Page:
The trial period showed that modern technology can have a direct impact on the driving behavior of motorists.

The introduction of a digital warning for motorists when approaching school zones in 2024 is a major advance in road safety around Dutch schools. This initiative, which stems from a successful trial period, is aimed at protecting school-age children, one of the most vulnerable groups of road users.

A school zone, defined as a specific area around a school designated by the municipality, is often a center of intensive activity, with children and parents arriving on foot, by bicycle or by car. Minister Harbers of Infrastructure and Water Management emphasizes the importance of this new technology, which uses data to make motorists alert to their surroundings, especially during the hectic moments at the start and end of the school day.

These digital warnings, which supplement physical road signs, have been tested in five Dutch municipalities of Amsterdam, Helmond, 's-Hertogenbosch, Meijerijstad and Rotterdam. Collaboration with the PO Council, the sector association for primary education, played a crucial role in this. Together they mapped the locations of 190 school zones and created a database with detailed information about school times and holidays.

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“When schools start or end, each school is teeming with parents and children. By bike, on foot or on the way to the car. This can lead to unexpected situations, because children are still trying to understand situations in traffic. I think it is a very nice outcome that it now appears that data can help with this. If people adjust their driving behavior due to an alarm they receive in their car, they are extra sharp and the risk of accidents is reduced.”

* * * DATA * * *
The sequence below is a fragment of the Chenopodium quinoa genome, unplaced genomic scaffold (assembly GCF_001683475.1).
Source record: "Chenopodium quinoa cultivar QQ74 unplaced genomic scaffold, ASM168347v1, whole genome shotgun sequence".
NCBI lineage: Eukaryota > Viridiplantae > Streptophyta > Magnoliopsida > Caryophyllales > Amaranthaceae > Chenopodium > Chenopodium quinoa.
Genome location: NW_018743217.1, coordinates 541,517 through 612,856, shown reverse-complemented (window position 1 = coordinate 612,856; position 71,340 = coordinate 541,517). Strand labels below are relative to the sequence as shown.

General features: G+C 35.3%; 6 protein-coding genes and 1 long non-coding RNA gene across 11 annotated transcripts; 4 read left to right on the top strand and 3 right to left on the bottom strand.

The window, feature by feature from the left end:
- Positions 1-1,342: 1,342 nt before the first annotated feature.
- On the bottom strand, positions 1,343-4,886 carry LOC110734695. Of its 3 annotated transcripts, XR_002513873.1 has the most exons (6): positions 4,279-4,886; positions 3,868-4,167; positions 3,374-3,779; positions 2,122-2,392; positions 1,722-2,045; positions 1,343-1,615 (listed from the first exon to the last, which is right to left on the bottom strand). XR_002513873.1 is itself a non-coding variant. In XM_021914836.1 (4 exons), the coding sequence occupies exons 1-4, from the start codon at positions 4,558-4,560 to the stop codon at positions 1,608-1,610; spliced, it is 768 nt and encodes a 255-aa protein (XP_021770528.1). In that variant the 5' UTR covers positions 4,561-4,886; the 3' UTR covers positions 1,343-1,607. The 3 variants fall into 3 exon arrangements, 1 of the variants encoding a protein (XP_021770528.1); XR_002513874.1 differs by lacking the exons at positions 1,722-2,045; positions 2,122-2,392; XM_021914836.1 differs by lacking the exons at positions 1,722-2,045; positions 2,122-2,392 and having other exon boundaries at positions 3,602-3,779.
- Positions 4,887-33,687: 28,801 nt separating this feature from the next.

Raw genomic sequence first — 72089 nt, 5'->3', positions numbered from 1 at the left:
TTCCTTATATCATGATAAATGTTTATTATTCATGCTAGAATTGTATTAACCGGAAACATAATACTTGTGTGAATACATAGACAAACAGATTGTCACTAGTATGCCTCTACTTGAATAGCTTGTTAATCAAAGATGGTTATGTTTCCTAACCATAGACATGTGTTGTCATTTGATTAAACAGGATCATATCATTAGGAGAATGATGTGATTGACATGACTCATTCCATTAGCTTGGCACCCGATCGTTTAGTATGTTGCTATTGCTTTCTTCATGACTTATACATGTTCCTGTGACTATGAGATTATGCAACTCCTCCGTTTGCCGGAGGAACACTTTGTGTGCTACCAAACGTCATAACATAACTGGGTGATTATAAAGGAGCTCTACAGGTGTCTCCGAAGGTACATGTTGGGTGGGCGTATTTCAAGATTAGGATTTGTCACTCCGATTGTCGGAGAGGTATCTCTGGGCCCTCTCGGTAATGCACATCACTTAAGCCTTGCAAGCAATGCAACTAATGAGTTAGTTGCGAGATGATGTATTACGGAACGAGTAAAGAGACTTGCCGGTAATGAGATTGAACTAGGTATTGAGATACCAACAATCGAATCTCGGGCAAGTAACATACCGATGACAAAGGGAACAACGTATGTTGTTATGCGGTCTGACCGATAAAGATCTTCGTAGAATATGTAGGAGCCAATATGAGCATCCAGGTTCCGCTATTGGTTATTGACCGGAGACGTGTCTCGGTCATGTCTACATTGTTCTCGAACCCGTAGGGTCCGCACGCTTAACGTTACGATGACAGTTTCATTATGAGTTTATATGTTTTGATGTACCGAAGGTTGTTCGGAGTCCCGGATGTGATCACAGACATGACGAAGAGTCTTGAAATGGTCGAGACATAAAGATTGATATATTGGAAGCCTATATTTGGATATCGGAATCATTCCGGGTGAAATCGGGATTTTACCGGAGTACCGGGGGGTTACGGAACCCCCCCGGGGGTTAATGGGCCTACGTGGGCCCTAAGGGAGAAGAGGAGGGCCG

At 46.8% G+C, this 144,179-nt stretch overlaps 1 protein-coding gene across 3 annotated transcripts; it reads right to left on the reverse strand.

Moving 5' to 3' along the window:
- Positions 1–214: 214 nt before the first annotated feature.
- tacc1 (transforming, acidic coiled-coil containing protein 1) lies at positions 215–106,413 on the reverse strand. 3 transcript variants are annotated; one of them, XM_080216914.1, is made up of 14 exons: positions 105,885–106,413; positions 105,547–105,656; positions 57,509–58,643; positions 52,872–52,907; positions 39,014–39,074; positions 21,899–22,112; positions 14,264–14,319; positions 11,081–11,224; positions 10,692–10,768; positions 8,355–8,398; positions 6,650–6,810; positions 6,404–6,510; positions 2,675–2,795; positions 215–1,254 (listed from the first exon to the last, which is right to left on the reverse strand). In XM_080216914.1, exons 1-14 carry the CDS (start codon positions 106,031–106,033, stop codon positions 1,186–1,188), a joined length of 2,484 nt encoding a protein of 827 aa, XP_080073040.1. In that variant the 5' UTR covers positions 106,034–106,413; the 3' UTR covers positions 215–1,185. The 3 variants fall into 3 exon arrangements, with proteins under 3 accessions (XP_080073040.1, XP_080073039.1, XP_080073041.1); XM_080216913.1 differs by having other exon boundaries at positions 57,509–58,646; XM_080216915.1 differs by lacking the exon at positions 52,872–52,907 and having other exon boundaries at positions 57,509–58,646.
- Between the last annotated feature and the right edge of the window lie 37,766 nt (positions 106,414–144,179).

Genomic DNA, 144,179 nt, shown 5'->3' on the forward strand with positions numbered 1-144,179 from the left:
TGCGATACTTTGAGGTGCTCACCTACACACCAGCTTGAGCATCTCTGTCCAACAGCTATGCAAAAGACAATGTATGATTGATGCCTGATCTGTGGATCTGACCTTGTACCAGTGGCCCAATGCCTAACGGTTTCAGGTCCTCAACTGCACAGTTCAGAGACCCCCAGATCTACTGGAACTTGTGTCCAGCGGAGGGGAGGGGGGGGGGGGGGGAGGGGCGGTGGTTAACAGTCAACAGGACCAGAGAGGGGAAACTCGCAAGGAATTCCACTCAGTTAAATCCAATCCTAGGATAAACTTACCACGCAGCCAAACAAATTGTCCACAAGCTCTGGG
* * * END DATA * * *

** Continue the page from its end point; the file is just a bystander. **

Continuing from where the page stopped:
During the trial period from December 2022 to June 2023, motorists received a voice message or a text warning via their (navigation) app when approaching a school zone, with a clear message to slow down. These alerts were made possible through the collaboration of various organizations, including ANWB, Be-Mobile, Tripservice, Locationnet and GeoJunxion, which shared the data via their respective travel apps.

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The results of the trial are promising: surveys among 3500 users show that more than half of motorists indicate that they are more alert and adjust their driving behavior by driving slower. This positive response to the digital warnings has led to the decision to roll out the trial nationally.

In the next phase of this project, all Dutch schools will provide their data on school times, holidays and days off to the primary education council. This information is then shared with the National Road Traffic Data Portal (NDW), which is responsible for combining it with the location data of school zones. The NDW will then make this combined data accessible to all navigation apps and car manufacturers, including the logistics sector.

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